Gelatine powder is used in the manufacture of prosthetic gelatine when mixed with glycerin and sorbitol. It is also a component of some formulas for ageing stipple.
The strength of a gelatine is measured in Bloom and 300 bloom is the strongest. For comparison gelatine powder that you purchase in the supermarket for cookery tends to be between 100 and 225 Bloom. The size of a granule is measured in its’ Mesh size and the finer the powder the quicker and more efficiently it mixes.
Our gelatine has a 600-micron mesh size making it very fine. A standard base formula for creating your own gelatine would be:
100 grams Sorbitol
100 grams Glycerine
30 grams Gelatin 300 bloom
This is a very basic formula but if you do some research you will find variations and additional ingredients that can be added to this mixture to vary its performance.
Combine all three components in a mixing bowl and cover and, if possible, leave overnight for the gelatine powder to completely soak. The next day the mixture will still be liquid but quite thick. Microwave the bowl in bursts of a few minutes at a time and keep stirring, do not allow the mixture to boil as this may damage the gelatine. This may take some time depending on what volume of mixture you have. It is also advisable to to start with smaller test batches until you are used to the settings on your microwave. Eventually the heat will cause the components to combinecompletely. Keep dipping a mixing stick in to the mixture and putting a few drops on to a cold surface. If it stays liquid when its’ cooled, it’s not ready. Eventually, when it cools, it will set in to a rubbery lump and your gelatine will be ready to work with.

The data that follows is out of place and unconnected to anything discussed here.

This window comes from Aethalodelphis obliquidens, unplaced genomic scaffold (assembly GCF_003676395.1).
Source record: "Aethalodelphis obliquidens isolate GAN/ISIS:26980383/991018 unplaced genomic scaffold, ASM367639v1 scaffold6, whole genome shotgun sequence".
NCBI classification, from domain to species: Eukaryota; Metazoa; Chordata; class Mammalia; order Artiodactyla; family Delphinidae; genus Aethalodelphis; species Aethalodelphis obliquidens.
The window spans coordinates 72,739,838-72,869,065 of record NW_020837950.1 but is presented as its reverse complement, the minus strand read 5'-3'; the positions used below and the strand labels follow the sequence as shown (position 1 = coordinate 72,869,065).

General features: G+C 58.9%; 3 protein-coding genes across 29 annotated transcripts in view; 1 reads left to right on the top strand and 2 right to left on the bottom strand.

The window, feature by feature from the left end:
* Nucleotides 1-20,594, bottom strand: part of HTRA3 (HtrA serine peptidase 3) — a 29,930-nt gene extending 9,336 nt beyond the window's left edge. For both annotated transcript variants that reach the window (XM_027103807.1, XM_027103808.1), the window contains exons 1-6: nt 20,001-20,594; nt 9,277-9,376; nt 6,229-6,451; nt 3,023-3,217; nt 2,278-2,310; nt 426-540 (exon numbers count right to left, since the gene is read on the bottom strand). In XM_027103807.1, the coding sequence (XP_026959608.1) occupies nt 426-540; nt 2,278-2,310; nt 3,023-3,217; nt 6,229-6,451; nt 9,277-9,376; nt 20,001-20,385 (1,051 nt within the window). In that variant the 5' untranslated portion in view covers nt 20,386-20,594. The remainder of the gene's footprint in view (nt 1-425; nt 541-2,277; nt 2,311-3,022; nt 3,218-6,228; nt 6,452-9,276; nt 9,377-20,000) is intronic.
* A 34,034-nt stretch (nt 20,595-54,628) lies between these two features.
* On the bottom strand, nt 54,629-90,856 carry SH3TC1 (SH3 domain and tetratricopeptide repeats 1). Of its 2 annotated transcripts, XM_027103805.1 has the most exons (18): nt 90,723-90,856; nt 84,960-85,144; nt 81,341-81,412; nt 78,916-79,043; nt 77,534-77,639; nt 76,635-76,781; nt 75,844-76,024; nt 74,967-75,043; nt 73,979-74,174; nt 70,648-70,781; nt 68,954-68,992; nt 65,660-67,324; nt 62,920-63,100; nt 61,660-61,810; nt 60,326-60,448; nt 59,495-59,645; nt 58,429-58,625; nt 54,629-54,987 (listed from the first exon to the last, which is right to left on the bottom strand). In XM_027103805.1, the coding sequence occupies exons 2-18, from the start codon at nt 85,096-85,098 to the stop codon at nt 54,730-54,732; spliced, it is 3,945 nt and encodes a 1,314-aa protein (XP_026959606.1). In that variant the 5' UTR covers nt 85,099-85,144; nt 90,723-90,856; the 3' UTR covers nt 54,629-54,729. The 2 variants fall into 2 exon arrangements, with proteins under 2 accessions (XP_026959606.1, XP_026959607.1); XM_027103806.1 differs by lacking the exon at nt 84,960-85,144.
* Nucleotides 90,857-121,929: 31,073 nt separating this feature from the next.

Ideally pour your mixture in to ice cube trays to make gelatine cubes. These are much easier to melt again rather than leaving a large mass to set in a bowl.
Notice: Images are for illustration purposes only, please check product size at the time of purchase.